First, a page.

Using President Trump’s own words against him, a federal appeals court on Thursday added a second legal defeat for the White House’s latest attempt to bar the entry into the U.S. of people from six Muslim-majority nations. A divided U.S. Court of Appeals for the Fourth Circuit ruled that the President’s purpose in issuing the order last September probably was to impose an unconstitutional “Muslim ban,” based not on national security but on religious bias.
The Administration’s argument that the order was designed to protect America from potential terrorists coming from abroad “lies at odds with the statements of the President himself,” the court majority said. Those challenging the order as unconstitutional, the opinion added, not only claimed that the order was “driven by anti-Muslim bias,” they also “offered undisputed evidence of such bias.”
That evidence, recounted in detail in the court’s main opinion, included anti-Muslim statements that the President had made when he was campaigning for the office, but also similar statements he had made since taking office some 13 months ago. The Circuit Court said that it was relying only on what the President had said since entering the White House, thus leaving aside as a legal matter his campaign comments.
The ruling, in a case that originated in Maryland, came just weeks after the Supreme Court had agreed to weigh the presidential order’s legality in a case that originated in Hawaii. The U.S. Court of Appeals for the Ninth Circuit found in the Hawaii case that the order probably went beyond the powers that Congress had given the President to control immigration.
The Supreme Court has not yet scheduled its hearing on the Hawaii case, but is expected to consider it at a public session in April. It appears to be too late for the Administration to get the Justices to also rule on the new decision by the Fourth Circuit Court in the Maryland case.
In both of the cases, the entry restrictions marked the third attempt by President Trump to try to fashion an order that would be upheld in the courts, after two previous attempts had failed. The third order is broader than the earlier two, because it would make the restrictions permanent, not temporary, if the order withstands court review.
The Fourth Circuit Court had reviewed the order before a full, en banc bench of 13 of its judges. Spelling out various views in eight separate opinions totaling 285 pages, the bottom line was that the Circuit Court had split 9-to-4 in finding that Trump’s order probably will be found – after full court review – to be unconstitutional. While the judges discussed questions of federal immigration law as well as the constitutional issue of religious discrimination, the only result that attracted a clear majority was the ruling on the religious issue.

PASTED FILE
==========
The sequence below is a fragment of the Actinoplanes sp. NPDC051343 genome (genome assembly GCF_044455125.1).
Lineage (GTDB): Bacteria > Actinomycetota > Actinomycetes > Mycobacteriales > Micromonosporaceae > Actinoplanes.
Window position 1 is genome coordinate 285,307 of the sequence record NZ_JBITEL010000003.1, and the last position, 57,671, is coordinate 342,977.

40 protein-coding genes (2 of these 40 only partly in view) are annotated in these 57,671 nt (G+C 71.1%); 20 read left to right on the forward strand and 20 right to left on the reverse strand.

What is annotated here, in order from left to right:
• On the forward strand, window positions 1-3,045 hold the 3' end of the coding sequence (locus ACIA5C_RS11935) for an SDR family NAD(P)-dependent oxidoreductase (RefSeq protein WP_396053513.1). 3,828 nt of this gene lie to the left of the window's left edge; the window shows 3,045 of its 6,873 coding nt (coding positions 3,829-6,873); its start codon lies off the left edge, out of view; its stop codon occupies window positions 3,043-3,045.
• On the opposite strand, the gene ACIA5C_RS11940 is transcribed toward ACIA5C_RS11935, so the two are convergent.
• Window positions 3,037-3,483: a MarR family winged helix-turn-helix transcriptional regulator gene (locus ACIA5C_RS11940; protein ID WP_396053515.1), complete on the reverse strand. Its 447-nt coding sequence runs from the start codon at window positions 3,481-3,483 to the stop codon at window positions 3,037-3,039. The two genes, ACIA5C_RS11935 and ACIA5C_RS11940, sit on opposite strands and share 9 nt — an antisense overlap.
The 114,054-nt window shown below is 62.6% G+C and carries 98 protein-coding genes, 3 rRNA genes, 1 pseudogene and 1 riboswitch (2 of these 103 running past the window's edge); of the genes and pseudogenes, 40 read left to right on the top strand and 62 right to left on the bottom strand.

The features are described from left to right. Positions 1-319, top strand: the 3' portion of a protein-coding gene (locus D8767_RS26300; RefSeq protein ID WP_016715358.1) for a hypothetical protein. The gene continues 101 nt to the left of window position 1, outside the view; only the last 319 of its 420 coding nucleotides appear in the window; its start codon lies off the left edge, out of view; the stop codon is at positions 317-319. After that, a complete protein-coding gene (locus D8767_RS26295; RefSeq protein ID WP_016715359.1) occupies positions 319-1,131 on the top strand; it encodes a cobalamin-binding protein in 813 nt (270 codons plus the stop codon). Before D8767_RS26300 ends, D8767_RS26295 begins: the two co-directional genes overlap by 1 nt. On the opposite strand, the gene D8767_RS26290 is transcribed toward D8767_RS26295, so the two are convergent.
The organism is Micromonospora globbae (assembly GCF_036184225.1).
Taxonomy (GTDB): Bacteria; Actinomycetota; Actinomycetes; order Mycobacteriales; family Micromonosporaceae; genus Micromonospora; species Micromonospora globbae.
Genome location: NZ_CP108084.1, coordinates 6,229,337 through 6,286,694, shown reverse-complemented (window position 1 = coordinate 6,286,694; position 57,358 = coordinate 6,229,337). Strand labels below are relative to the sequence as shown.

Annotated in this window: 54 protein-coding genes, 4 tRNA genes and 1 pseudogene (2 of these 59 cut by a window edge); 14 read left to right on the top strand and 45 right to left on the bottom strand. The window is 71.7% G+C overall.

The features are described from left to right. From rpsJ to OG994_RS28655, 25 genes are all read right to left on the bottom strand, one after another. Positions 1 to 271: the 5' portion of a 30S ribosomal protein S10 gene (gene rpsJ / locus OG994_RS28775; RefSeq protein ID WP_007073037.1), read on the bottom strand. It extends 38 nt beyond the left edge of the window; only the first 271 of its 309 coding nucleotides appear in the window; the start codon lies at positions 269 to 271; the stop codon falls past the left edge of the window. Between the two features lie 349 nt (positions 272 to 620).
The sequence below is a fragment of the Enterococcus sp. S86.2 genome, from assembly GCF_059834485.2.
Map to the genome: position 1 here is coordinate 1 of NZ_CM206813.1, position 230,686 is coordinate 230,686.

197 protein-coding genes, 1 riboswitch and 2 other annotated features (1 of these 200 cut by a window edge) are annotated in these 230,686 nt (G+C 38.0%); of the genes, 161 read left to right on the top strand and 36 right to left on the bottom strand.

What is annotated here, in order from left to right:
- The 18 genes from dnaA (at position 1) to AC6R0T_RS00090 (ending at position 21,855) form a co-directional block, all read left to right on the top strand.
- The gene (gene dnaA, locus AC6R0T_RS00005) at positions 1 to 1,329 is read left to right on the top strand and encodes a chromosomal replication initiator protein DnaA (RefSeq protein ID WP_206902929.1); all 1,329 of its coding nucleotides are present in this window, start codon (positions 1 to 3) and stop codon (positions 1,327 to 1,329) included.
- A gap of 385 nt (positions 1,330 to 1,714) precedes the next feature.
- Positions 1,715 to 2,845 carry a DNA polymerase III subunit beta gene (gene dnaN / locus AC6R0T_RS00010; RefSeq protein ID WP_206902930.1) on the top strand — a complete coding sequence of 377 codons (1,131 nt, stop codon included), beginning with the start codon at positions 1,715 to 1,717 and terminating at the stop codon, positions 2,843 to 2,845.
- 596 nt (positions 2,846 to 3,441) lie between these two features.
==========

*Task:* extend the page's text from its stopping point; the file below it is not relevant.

Although two appeals courts have now agreed that the third attempt was legally flawed, the fact is that the presidential order is in full effect now, under a temporary order the Supreme Court had issued in December even before it opted to take on the Hawaii case for full review.
In taking the Hawaii case to the Justices, the Administration had asked only for a ruling on issued under immigration laws, but the Justices added to their review the constitutional question based on the claim of religious discrimination.
If the Justices were to rule that President Trump did not have the authority under immigration laws to issue the entry restrictions, they might not have to reach the constitutional question. But the lengthy discussion in the several opinions issued by the Fourth Circuit Court made it clear that the questions of presidential authority under immigration law are closely intertwined with issues under the Constitution – especially the question of religious discrimination under the First Amendment.
In the Thursday ruling, Chief Judge Roger L. Gregory wrote the main opinion for the majority on the constitutional issue, and Circuit Judge Paul V. Niemeyer wrote the main dissenting opinion. Three of the dissenting judges argued that the courts simply had no authority to rule on the use of presidential power to exclude foreign nationals from entering the U.S. The fourth dissenting judge said that the challengers had the right to bring their case, but he concluded that they had not proved there was a violation.
President Trump’s September order strictly limited the entry of foreign nationals from these six nations, each of which has a majority Muslim population: Chad, Iran, Libya, Somalia, Syria and Yemen. The order also extended to North Korea and to some government officials in Venezuela; neither of those nations has a Muslim majority, and the order was not challenged as to their nationals.